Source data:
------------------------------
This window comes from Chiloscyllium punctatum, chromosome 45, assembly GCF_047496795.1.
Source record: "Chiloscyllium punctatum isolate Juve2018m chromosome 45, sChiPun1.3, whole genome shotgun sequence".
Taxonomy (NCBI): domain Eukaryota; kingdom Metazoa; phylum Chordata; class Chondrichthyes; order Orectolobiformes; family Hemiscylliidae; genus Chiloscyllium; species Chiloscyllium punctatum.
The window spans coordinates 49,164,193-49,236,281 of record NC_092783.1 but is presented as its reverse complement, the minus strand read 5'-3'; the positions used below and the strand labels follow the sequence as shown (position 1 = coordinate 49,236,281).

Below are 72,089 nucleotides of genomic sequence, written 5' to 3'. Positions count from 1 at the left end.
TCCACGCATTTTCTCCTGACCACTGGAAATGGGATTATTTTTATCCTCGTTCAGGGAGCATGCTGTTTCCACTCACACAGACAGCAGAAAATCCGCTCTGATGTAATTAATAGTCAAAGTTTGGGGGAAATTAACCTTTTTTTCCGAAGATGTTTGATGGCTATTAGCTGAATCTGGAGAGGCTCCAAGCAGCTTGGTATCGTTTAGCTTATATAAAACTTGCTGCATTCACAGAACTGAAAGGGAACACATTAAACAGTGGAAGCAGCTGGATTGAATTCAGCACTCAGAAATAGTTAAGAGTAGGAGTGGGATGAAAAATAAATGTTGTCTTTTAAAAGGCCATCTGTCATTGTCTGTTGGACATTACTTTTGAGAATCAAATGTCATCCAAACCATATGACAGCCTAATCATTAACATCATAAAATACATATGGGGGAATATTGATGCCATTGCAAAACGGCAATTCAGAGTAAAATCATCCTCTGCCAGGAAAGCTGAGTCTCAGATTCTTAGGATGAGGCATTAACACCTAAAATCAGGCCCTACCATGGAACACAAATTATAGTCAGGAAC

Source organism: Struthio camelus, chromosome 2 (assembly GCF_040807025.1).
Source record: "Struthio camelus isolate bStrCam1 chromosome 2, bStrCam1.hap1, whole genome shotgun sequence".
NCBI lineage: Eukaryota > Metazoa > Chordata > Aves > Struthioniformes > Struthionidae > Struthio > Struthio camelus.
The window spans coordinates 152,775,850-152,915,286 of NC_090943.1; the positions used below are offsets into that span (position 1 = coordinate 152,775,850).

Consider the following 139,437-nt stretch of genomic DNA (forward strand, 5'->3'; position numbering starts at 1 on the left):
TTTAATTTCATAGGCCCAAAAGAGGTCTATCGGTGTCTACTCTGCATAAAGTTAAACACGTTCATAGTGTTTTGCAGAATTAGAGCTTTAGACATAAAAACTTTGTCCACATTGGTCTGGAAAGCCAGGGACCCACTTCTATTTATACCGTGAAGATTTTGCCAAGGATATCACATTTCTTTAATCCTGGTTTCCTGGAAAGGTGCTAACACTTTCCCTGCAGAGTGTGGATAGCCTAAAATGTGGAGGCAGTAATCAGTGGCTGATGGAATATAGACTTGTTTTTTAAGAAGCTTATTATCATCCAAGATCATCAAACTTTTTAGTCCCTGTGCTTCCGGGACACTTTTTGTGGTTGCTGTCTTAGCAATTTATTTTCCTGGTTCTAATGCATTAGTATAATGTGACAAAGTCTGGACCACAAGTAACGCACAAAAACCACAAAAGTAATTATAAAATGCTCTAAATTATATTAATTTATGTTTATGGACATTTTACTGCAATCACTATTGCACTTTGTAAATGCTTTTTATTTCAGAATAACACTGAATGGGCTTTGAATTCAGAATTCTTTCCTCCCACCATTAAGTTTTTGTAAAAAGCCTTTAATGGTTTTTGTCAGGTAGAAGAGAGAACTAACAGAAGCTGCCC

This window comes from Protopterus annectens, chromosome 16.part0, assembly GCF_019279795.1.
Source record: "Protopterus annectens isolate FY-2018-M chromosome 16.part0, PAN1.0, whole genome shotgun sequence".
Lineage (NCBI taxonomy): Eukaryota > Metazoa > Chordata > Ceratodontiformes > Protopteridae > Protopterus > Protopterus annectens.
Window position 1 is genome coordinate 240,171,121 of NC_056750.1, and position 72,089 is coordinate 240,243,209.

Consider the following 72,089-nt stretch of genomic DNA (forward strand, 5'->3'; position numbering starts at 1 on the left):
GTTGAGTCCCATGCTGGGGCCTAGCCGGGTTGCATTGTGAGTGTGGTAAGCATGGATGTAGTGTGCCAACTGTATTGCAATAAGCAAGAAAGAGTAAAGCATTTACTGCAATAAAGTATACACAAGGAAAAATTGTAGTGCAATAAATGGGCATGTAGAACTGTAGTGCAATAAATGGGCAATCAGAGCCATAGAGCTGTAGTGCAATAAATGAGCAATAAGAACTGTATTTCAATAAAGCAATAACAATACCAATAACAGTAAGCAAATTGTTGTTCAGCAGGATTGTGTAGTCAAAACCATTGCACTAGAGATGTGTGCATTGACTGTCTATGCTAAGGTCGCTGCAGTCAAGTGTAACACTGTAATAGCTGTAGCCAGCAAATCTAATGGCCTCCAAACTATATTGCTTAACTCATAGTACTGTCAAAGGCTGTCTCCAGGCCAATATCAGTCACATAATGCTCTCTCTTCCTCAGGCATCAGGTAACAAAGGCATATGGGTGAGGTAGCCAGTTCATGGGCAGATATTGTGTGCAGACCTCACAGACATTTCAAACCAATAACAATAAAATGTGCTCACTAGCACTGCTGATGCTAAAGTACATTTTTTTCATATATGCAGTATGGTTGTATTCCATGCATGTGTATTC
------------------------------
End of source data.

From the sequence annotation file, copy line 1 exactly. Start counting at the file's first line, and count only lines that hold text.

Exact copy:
This window comes from Chiloscyllium punctatum, chromosome 45, assembly GCF_047496795.1.